The Clairvoyant Times
The Obama Messiah Watch, Part 11.
Is Barack Obama the Resurrection and the Life ? To answer this question, Slate has periodically gathered gratuitously adoring material from newspaper, television, and magazine coverage of the U.S. senator from Illinois, best-selling author, Harvard Law Review president, Men's Vogue cover model, two-time Grammy winner, efficient note-taker, physics wunderkind, descendent of George Washington's great-great-great-great-great grandfather, teenage jazz enthusiast, possible telepathic communicator with space aliens from distant galaxies, improvement on all civil rights gains since 1957, calmer of turbulent Iownas, bearer of photographic halos, and front-running candidate for the Democratic presidential nomination.
In today's installment, we consider the following Page One headline in the March 23 New York Times: "Obama's Talk Fuels Easter Sermons." This headline is a miracle no less bedazzling than Christ's resurrection. Consider: In order to make this Easter Sunday edition of the Times, it had to be written, at the very latest, on Saturday evening. From this I conclude that Times reporters Laurie Goodstein and Neela Banerjee, or perhaps their assignment editor, were blessed with a holy vision of sermons yet to be recited.
But wait, you saith. Goodstein and Banerjee interviewed a number of ministers in advance about what they intended to put into their sermons. This is Reporting, not Divine Revelation. But I defy any and all unbelievers to identify a single minister quoted or paraphrased in this story, by name or even on a not-for-attribution basis, who actually says he or she intends to discuss Obama's March 18 speech on race (much-praised by commentators within the secular realm, including me). All we get is an unspecified "many pastors" who told the Times that "they felt compelled to talk about it." When an unspecified "many" is said to have said or done something in a news story, and not a single one of these "many" is cited thereafter, that sets off my miracle detector.
Let's take a closer look, shall we?
The first minister quoted is the Rev. William H. Curtis of Mount Ararat Baptist Church in Pittsburgh. He saith:
"At the end of the day, the Resurrection of Jesus Christ makes it possible for even an African-American and a female to articulate the hopes and dreams of America, and do so with the hope of becoming president. Isn't that wonderful?
"It's possible because we do believe that humanity has redeeming qualities, and the resurrection of Christ gives us that faith," said Mr. Curtis, who is president of the Hampton Ministers Conference, a national association of black ministers.
Well said. But there's nothing in that quote to indicate what the good reverend actually intends to say in his Easter sermon, much less that he will talk about Obama's speech.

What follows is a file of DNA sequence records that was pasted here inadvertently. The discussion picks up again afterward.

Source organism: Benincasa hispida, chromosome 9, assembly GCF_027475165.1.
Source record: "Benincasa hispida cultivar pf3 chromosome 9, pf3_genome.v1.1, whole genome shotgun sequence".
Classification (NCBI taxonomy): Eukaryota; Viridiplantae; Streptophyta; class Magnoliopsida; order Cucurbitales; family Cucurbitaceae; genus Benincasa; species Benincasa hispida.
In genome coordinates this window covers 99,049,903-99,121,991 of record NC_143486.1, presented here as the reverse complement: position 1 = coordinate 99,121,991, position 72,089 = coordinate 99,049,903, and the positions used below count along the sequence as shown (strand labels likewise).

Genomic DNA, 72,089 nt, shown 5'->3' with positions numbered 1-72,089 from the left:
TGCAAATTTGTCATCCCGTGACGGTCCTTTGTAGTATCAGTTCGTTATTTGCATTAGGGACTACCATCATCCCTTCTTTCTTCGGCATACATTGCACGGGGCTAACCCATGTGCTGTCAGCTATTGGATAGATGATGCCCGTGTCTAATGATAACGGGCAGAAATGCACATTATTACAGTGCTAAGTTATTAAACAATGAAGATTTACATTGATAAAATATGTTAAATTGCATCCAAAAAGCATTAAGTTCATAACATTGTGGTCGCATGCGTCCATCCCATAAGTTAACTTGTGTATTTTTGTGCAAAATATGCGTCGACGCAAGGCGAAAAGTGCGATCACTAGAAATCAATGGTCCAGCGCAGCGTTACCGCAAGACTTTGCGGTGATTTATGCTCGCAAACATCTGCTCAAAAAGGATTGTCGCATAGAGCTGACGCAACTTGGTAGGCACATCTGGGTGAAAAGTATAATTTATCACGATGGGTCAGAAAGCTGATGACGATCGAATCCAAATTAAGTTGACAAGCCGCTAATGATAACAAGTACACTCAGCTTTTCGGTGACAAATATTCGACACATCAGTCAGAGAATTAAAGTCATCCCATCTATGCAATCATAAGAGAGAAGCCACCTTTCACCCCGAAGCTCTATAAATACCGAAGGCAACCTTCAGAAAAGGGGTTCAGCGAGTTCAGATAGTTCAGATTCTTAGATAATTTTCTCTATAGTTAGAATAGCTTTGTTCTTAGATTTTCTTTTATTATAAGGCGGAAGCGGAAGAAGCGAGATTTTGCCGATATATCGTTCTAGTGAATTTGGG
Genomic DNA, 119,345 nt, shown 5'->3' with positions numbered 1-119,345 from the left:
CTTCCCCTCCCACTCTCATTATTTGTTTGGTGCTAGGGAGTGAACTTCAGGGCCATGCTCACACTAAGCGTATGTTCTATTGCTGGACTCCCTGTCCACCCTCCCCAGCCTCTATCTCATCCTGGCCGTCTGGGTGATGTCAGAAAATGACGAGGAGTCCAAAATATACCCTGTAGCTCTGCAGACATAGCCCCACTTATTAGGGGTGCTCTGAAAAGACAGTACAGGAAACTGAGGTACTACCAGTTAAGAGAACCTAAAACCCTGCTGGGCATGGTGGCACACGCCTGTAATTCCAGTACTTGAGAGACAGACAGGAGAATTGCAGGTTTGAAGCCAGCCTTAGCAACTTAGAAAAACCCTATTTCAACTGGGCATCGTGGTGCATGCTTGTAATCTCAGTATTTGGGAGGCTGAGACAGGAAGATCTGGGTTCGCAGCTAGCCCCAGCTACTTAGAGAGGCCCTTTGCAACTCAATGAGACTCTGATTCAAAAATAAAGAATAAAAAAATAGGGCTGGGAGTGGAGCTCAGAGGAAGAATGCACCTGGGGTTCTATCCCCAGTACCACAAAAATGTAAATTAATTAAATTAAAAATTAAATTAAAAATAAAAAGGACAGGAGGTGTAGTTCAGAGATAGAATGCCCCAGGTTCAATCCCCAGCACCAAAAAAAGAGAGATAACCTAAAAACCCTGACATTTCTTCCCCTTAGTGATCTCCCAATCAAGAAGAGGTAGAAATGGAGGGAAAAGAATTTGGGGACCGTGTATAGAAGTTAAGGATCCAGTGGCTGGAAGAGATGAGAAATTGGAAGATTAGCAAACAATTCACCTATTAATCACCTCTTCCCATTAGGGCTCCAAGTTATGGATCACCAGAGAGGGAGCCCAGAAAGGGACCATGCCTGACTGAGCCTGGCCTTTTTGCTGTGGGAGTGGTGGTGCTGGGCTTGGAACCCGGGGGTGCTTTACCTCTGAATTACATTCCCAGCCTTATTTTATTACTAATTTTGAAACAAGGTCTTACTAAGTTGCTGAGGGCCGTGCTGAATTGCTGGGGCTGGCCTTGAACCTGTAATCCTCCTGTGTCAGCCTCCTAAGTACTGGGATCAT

Moving on to Philip L. Blackwell, senior pastor at the First United Methodist Church at the Chicago Temple, from whom we learn that he will "weave an anecdote into his sermon about a black friend of his who had been stopped by the police, who were suspicious because he was driving an expensive car, which he owned":
"The church needs to be a community within which the pain can be shared," said Mr. Blackwell, who is white and leads an urban, racially mixed congregation. "The grievances can be aired, and the power of that can be directed toward the 'new creation' that is portrayed in the Resurrection."
Here we make a little progress. The Rev. Blackwell does tell us something that will be in his Easter sermon. Unfortunately, he doesn't say anything about Obama's speech or even more generally about the Democratic field (as the Rev. Curtis did). He just says he's going to talk about racism, as ministers often do. We hear much the same from Monsignor Patrick Bishop, of Transfiguration Catholic Church in Marietta, Ga., and from the Very Rev. Tracey Lind, dean of Trinity Episcopal Cathedral in Cleveland. Lind, at least, is willing (perhaps after a desperate plea from one of the four other Times reporters corralled into contributing to the story; they're listed at its bottom) to credit Obama with rolling away from Jesus' tomb the "pervasive stone of racism." But Lind doesn't say she's going to mention Obama in her sermon and says nothing to indicate that Obama's speech inspired her to discuss racism in the sermon.
"Many ministers," we learn a few paragraphs down, "said they would preach without explicitly mentioning Mr. Obama because they wanted to avoid alienating politically diverse congregations. They are also aware that some churches accused of making political endorsements have seen their tax-exempt status investigated by the Internal Revenue Service."
Would that be the same "many pastors" who "felt compelled to talk about" Obama's speech? If so, then what we've learned is that a lot of ministers would like to ("feel compelled to") talk about Obama's speech but aren't going to, except elliptically. But the Times doesn't cite any individual ministers saying even that.
Timothy Noah is a former Slate staffer. His book about income inequality is The Great Divergence.